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A-to-Z-Disease

      Lactose Intolerance

      What is lactose intolerance?

      Lactose intolerance is a condition caused by a lack of an enzyme called lactase, which, in turn, causes the body to be unable to digest lactose, a sugar found in milk and milk products.

      Lactase is normally produced by cells lining the small intestine where it breaks lactose down into a form that can be absorbed by the blood. A lack of lactase can cause uncomfortable symptoms for some people. Those who do exhibit the symptoms are said to be lactose intolerant.

      Thirty to 50 million Americans (adults and children) are lactose intolerant. The disorder affects some populations more than others:

          * Seventy-five percent of all African-American, Jewish, Mexican-American, and Native American adults are lactose intolerant.
          * Ninety percent of Asian-American adults are lactose intolerant.
          *  Lactose intolerance is least common among people with a northern European heritage.

          

      What causes lactose intolerance?

      Digestive diseases or injuries to the small intestine can reduce the amount of enzymes produced, and is the usual cause of lactose intolerance in young children. However, most cases of lactose intolerance develop over a period of many years in adults.

      Treatment for lactose intolerance:

      Specific treatment for lactose intolerance will be determined by your physician based on:

          * your age, overall health, and medical history
          * extent of the condition
          * your tolerance for specific medications, procedures, or therapies
          * expectations for the course of the condition
          * your opinion or preference

      Although there is not a treatment to improve the body's ability to produce lactase, symptoms caused by lactose intolerance can be controlled with a proper diet. In addition, lactase enzymes may be suggested by your physician.

      Young children with lactase deficiency should be under the care of a physician.

      In September of 2006, the American Academy of Pediatrics released new guidelines for treating lactose intolerance. These guidelines support the use of dairy foods as an important source of calcium for bone growth and maintenance, as well as of other nutrients needed for growth in children and adolescents.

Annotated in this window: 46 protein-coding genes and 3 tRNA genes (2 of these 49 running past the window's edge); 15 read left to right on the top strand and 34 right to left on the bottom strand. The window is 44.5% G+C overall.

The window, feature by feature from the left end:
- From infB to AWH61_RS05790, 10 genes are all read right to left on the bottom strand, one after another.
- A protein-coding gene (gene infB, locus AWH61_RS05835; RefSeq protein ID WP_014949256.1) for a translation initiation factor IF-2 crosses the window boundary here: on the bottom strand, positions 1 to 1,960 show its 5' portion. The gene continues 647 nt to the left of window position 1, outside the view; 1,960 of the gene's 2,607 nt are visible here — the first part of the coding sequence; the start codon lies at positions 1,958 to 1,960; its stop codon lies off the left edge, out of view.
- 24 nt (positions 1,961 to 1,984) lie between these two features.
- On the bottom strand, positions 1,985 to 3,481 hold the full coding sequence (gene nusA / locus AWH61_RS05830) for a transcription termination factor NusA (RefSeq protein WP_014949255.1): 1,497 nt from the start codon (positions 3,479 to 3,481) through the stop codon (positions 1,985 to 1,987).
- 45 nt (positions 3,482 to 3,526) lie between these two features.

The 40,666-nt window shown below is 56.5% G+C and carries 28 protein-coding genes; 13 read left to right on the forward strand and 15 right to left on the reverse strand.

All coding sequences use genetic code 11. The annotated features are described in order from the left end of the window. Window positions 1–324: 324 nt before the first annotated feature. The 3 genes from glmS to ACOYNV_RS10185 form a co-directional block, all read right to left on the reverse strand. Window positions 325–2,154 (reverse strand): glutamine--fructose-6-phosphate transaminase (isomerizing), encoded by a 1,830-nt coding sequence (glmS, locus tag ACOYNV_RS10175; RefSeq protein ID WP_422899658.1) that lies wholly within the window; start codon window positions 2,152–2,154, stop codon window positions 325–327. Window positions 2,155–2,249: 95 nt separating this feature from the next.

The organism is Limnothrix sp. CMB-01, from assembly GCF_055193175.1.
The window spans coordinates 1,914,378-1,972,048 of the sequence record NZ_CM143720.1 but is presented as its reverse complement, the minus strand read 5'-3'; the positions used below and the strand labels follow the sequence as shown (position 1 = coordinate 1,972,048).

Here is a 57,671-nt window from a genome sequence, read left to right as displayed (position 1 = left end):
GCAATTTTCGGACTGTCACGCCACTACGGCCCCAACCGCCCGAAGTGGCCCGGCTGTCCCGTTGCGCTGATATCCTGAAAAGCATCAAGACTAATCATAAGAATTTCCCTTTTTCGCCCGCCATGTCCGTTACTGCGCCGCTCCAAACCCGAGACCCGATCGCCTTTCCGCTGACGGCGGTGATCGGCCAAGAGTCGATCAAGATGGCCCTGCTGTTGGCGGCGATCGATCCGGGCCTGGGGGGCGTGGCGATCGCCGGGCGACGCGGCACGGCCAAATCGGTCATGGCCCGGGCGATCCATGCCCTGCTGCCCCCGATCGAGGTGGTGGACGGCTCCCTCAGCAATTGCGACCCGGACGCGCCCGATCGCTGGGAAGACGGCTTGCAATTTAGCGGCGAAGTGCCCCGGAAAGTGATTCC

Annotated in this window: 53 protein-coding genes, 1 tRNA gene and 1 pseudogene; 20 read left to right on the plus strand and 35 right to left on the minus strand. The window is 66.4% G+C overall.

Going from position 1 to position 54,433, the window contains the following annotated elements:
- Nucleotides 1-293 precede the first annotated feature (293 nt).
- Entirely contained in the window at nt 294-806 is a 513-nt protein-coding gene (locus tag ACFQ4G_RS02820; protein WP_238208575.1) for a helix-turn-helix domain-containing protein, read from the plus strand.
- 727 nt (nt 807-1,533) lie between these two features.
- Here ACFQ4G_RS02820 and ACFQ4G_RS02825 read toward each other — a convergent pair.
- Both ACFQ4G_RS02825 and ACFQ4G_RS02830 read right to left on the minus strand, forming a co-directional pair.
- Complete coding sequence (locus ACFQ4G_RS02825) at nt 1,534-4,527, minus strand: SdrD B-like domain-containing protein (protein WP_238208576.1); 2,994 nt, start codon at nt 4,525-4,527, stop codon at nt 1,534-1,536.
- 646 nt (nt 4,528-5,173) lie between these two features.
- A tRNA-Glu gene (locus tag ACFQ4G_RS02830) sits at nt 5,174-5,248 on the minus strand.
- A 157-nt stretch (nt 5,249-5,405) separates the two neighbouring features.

In the past, it had been recommended that dairy products should be eliminated from the diet to treat lactose intolerance. The new guidelines suggest that dairy foods should be tried to see which ones can be tolerated better than others. While the symptoms of lactose intolerance can be unpleasant, the condition does not damage the body. Thus, dairy foods that cause less disagreeable symptoms should be used in the diet to ensure adequate intake of calcium and other important nutrients.

      Calcium for People with Lactose Intolerance

      Calcium is essential for the growth and repair of bones throughout life, and has been suggested as a preventive for other diseases. Because milk and other dairy products are a major source of calcium, lactose intolerant children and adults must be concerned with getting enough calcium in a diet that includes little or no milk.

      The recommended daily dietary allowance (RDA) for calcium, released in 2004 by the National Academy of Sciences, varies by age group:

      • 0 to 6 months, 210 mg

      • 6 months to 1 year, 270 mg

      • 1 to 3 years, 500 mg

      • 4 to 8 years, 800 mg

      • 9 to 18 years, 1,300 mg

      • 19 to 50 years, 1,000 mg

      • 51 to 70 years, 1,200 mg

      • pregnant and nursing women under age 19, 1,300 mg

      • pregnant and nursing women over age 19, 1,000 mg

      Many nondairy foods are high in calcium, including the following:

      • green vegetables, such as collard greens, turnip greens, broccoli, and kale (Swiss chard, spinach, and rhubarb are not listed because the body cannot use their calcium content - they contain substances called oxalates, which block calcium absorption)

      • fish with soft, edible bones, such as salmon and sardines

      • yogurt with active cultures (may be a good source of calcium for many people with lactose intolerance, as evidence shows that the bacterial cultures used in making yogurt produce some of the lactase enzyme required for proper digestion)

      Vitamin D is necessary for the body to absorb calcium; therefore, a diet should provide an adequate supply of vitamin D. Sources of vitamin D include eggs and liver, as well as sunlight.